The Department of Teacher Education & CREATE for STEM present: ‘Systematic Change in Science Education: How Can We Get People, the Standards, and the Materials Working Together?' by Dr. Charles Anderson. Dr. Anderson is a Professor for the Department of Teacher Education (in Science Education) here at MSU. This talk will focus on his research on curriculum and development work for the NSF Carbon TIME project.
The next STEM Teaching Essentials workshop will be:
Developing Models in an Introductory Cell and Molecular Biology Course: Using D2L to Support Group Work, Assessment, and Feedback in a Large Enrollment Course presented by Jon Stoltzfus, BioSci Program Director, Assistant Professor, Biochemistry and Molecular Biology and Terri McElhinny, Assistant Professor and Undergraduate Director, Integrative Biology. Lunch will be provided beginning at 11:15 and the workshop will start at 11:30.
The Lansing Center (333 E Michigan Ave., Lansing, MI 48933)
The 65th annual Michigan Science Teachers Association Conference will be held on March 2-3. To register for the conference, click here. For more information, visit the website here, and check out the links below for additional details.
On Friday, March 2, from 1:00-3:30pm, there will be a practice session for NARST. Those interested can practice either their paper or poster presentations. All are welcome to attend, including those who are interested but are not attending NARST this year! This is a great way to see what research is happening and the structure of NARST presentations.
Dr. Jennifer Langer-Osuna, an assistant professor at Stanford University, will be on campus from Feb. 27 - Feb. 28. During her time here, she will be giving a talk at 1:45 pm on Feb. 28. See the details below.
Title: Teaching Teachers Making For Learning
Abstract: Working with classroom teachers requires both an evidence-based understanding of learning and a practical perspective on the realities of standards-based instruction in the era of accountability. If teachers are expected to develop as professionals, they require meaningful and digestible scaffolds that support their development both as content experts and conceptual thinkers. With teacher burn-out at record levels, developing supports for teachers becomes ever more important.
The presentation, called Shifting your small class strategies to big class contexts: Tips for making big classes seem small(er), will be given by Tammy Long. The workshop will be from 11:15 - 1:00 in 1400 Biomedical and Physical Sciences. Lunch will be provided.
Abstract: Too often, instructors reserve their most innovative and effective teaching strategies for classes that reach the smallest numbers of students. While large classes do pose constraints – some real, many perceived – we need not retreat from engaging discussions, skills-based assessments, and curiosity-driven inquiry just because we’re confronted with more than 20 students.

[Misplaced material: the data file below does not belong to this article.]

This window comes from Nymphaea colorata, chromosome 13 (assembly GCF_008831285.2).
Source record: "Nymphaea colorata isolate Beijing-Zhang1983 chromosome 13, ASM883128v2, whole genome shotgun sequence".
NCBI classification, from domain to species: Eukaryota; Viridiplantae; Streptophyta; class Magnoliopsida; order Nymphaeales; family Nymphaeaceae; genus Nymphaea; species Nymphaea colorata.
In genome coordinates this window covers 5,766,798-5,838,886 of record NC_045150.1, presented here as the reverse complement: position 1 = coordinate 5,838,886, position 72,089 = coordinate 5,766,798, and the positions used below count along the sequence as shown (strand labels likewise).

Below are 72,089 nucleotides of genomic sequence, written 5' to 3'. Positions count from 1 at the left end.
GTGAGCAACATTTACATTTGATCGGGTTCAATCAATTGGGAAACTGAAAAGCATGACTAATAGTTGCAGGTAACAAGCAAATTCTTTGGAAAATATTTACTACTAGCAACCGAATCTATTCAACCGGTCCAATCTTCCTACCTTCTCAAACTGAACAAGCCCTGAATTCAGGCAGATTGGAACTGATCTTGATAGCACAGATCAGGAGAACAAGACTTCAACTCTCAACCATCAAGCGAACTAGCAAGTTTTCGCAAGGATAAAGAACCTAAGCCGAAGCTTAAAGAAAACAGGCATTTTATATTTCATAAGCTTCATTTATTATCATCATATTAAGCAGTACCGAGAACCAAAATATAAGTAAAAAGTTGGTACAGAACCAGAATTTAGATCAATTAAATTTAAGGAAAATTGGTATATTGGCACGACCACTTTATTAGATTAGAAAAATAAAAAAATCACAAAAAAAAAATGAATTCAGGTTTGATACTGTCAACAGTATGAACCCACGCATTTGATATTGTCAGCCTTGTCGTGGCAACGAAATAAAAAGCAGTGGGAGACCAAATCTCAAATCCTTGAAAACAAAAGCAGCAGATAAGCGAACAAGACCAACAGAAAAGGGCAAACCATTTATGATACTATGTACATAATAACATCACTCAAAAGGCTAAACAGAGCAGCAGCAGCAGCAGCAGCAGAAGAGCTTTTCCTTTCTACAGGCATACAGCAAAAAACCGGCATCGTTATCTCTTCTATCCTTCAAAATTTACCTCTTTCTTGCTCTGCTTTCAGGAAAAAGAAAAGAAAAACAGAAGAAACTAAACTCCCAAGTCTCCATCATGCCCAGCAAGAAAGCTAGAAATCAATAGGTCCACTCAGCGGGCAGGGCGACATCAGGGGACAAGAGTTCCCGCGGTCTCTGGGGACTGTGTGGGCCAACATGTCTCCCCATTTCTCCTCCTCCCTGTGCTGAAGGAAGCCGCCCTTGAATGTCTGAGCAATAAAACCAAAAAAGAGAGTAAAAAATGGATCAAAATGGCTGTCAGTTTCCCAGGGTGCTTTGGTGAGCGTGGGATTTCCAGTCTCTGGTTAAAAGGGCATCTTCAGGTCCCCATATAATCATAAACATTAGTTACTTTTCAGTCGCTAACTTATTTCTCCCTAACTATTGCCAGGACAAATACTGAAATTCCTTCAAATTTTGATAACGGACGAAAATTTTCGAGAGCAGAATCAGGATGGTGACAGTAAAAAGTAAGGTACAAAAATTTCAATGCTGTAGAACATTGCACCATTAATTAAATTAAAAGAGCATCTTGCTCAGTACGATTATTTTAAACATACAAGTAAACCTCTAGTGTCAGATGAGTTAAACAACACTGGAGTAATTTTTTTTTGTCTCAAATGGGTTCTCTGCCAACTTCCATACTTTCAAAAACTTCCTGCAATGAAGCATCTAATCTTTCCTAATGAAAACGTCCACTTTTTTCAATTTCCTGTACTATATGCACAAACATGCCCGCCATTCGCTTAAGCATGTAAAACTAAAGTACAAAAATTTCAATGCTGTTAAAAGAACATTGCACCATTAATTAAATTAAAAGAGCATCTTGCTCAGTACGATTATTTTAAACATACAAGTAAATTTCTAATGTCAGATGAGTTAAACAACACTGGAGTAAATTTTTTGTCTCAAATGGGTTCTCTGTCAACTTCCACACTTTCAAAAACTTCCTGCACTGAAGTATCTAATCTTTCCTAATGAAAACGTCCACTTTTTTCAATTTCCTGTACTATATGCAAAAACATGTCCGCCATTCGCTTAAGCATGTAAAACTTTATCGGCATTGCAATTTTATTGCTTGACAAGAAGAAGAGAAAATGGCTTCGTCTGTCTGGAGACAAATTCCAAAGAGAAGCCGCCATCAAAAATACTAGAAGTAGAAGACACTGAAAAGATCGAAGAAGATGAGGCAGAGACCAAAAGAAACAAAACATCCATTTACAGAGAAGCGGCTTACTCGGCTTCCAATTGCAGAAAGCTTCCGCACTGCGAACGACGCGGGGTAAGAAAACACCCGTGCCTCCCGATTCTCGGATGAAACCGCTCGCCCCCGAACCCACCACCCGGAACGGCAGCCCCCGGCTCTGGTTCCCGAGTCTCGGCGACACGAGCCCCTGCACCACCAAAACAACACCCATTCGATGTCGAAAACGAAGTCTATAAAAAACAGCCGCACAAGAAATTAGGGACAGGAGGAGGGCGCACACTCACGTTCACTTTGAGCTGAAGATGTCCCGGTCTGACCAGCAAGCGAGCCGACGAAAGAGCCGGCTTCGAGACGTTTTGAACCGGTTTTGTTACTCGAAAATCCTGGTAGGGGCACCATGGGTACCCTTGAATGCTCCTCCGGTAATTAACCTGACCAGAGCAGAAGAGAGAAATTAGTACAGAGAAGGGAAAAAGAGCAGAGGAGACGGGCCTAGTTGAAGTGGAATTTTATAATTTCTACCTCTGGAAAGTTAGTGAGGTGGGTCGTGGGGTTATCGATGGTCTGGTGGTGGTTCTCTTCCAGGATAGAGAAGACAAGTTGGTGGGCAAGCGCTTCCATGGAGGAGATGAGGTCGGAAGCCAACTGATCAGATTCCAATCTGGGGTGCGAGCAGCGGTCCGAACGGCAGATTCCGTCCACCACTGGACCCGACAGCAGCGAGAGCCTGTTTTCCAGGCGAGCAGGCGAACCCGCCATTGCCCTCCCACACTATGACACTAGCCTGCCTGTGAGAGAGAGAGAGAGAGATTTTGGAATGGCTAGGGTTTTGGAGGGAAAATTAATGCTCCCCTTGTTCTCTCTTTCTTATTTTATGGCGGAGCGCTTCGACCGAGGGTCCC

This talk presents analysis of some of the ambiguities that arise among statements with the copular verb “is" in the mathematical language of textbooks as compared to day-to-day English language. We identify patterns in the construction and meaning of is statements using randomly selected examples from corpora representing the two linguistic registers. We categorize these examples according to the part of speech of the object word in the grammatical form “[subject] is [object].” In each such grammatical category, we compare the relative frequencies of the subcategories of logical relations conveyed by that construction.
Title: "Revolution in Engineering Education: Creating a more inclusive and meaningful environment for students and faculty"
Abstract: With an NSF Revolutionizing Engineering and Computer Science Departments (RED) grant, the School of Chemical, Biological and Environmental Engineering at Oregon State University seeks to create (1) a culture where everyone in the CBEE community feels valued and that they belong, and (2) to create a learning environment that prompts students and faculty to meaningfully connect curricular and co-curricular activities and experiences to each other and to professional practice. In this fourth year of the grant we are emphasizing embedding our learnings in the processes and routine practices of the School.
Research shows that students’ interest, motivation and excitement of learning science declines over the course of their education. This decline corresponds with a poor understanding of core scientific ideas, low achievements on national and international testing, and a persistent achievement gap among students of diverse social-economic background. One reason for this decline is that learners perceive science and science education as ‘irrelevant’ both for themselves and for society. To tackle these issues, we developed Health in Our Hands (HiOH), a middle school science curriculum that focuses on disciplinary core idea of gene-environment interactions and their effect on health issues that impact students and their families– diabetes and addiction. The curriculum was enacted across 6th grade classrooms in a large high-needs urban district in a Midwestern state for three consecutive school years (nstudents=1000; nteachers=20).